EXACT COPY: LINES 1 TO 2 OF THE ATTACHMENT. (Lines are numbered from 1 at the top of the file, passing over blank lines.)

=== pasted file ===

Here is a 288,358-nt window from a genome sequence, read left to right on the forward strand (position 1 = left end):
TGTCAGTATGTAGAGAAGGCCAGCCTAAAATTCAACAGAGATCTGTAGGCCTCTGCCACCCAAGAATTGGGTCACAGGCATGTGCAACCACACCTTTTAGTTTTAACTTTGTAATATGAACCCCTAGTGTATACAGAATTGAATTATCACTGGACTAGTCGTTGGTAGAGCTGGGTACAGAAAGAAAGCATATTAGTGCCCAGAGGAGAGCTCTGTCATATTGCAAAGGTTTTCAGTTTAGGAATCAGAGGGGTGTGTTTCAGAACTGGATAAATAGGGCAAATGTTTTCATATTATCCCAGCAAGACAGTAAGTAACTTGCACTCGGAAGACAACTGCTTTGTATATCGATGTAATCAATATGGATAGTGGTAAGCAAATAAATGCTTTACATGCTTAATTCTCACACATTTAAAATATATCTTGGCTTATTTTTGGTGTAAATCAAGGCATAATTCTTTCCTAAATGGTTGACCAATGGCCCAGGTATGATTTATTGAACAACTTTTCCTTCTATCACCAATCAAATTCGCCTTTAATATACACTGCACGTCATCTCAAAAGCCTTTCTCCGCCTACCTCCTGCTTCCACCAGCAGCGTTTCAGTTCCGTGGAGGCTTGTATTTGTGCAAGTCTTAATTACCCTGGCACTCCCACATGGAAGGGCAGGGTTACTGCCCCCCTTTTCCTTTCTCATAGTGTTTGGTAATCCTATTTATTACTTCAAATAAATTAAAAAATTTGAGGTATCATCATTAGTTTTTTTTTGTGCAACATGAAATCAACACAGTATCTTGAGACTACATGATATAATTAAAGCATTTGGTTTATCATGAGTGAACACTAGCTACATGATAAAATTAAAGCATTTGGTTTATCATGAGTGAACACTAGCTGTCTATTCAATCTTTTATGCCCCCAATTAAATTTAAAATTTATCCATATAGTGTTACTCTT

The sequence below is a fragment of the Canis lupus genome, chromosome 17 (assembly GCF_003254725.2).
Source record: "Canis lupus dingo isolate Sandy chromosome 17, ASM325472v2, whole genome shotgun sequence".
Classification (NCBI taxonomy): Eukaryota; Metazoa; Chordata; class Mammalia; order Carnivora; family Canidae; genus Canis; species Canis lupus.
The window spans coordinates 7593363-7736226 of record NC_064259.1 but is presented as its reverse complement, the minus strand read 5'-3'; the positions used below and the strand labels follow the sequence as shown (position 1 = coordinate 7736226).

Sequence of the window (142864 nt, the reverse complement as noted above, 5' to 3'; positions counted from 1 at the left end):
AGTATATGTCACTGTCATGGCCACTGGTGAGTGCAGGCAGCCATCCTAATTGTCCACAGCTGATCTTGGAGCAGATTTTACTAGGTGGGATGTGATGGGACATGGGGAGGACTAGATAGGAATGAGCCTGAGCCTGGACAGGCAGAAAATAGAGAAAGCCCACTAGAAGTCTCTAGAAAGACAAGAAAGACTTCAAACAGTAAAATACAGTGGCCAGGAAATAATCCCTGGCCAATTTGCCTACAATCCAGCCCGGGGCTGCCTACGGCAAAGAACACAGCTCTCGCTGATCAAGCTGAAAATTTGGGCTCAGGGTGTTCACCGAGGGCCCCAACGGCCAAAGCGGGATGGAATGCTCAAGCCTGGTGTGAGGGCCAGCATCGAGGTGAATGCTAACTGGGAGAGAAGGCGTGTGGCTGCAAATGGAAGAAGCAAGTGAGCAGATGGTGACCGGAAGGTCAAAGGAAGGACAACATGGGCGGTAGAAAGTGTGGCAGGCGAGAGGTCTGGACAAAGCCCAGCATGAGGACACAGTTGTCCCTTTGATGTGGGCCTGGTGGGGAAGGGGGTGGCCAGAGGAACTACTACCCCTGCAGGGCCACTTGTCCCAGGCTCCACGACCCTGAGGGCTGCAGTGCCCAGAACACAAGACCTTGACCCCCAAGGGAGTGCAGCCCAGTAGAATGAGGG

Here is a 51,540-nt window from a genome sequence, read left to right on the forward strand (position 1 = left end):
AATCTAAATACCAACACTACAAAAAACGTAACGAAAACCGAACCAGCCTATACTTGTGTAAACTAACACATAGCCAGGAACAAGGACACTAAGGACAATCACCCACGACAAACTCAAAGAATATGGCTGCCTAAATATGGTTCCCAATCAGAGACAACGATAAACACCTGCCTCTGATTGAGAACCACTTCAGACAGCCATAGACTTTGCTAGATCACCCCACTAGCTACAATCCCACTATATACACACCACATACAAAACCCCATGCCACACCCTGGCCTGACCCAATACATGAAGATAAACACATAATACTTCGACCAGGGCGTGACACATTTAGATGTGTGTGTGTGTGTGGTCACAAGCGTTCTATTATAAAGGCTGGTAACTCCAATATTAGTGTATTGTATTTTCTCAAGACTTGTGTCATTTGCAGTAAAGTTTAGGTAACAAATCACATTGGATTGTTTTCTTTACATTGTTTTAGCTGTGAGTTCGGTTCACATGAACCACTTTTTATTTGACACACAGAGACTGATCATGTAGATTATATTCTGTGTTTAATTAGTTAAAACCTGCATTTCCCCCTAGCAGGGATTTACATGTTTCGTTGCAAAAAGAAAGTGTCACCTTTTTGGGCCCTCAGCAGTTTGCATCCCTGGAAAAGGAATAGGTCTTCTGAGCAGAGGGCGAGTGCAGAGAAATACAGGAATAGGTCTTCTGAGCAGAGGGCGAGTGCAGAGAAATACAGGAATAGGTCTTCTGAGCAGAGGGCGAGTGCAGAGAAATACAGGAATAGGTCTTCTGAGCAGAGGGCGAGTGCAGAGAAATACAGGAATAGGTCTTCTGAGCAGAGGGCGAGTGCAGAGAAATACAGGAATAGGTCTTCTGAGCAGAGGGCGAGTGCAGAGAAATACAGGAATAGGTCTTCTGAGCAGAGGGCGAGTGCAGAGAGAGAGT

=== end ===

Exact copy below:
Here is a 288,358-nt window from a genome sequence, read left to right on the forward strand (position 1 = left end):
TGTCAGTATGTAGAGAAGGCCAGCCTAAAATTCAACAGAGATCTGTAGGCCTCTGCCACCCAAGAATTGGGTCACAGGCATGTGCAACCACACCTTTTAGTTTTAACTTTGTAATATGAACCCCTAGTGTATACAGAATTGAATTATCACTGGACTAGTCGTTGGTAGAGCTGGGTACAGAAAGAAAGCATATTAGTGCCCAGAGGAGAGCTCTGTCATATTGCAAAGGTTTTCAGTTTAGGAATCAGAGGGGTGTGTTTCAGAACTGGATAAATAGGGCAAATGTTTTCATATTATCCCAGCAAGACAGTAAGTAACTTGCACTCGGAAGACAACTGCTTTGTATATCGATGTAATCAATATGGATAGTGGTAAGCAAATAAATGCTTTACATGCTTAATTCTCACACATTTAAAATATATCTTGGCTTATTTTTGGTGTAAATCAAGGCATAATTCTTTCCTAAATGGTTGACCAATGGCCCAGGTATGATTTATTGAACAACTTTTCCTTCTATCACCAATCAAATTCGCCTTTAATATACACTGCACGTCATCTCAAAAGCCTTTCTCCGCCTACCTCCTGCTTCCACCAGCAGCGTTTCAGTTCCGTGGAGGCTTGTATTTGTGCAAGTCTTAATTACCCTGGCACTCCCACATGGAAGGGCAGGGTTACTGCCCCCCTTTTCCTTTCTCATAGTGTTTGGTAATCCTATTTATTACTTCAAATAAATTAAAAAATTTGAGGTATCATCATTAGTTTTTTTTTGTGCAACATGAAATCAACACAGTATCTTGAGACTACATGATATAATTAAAGCATTTGGTTTATCATGAGTGAACACTAGCTACATGATAAAATTAAAGCATTTGGTTTATCATGAGTGAACACTAGCTGTCTATTCAATCTTTTATGCCCCCAATTAAATTTAAAATTTATCCATATAGTGTTACTCTT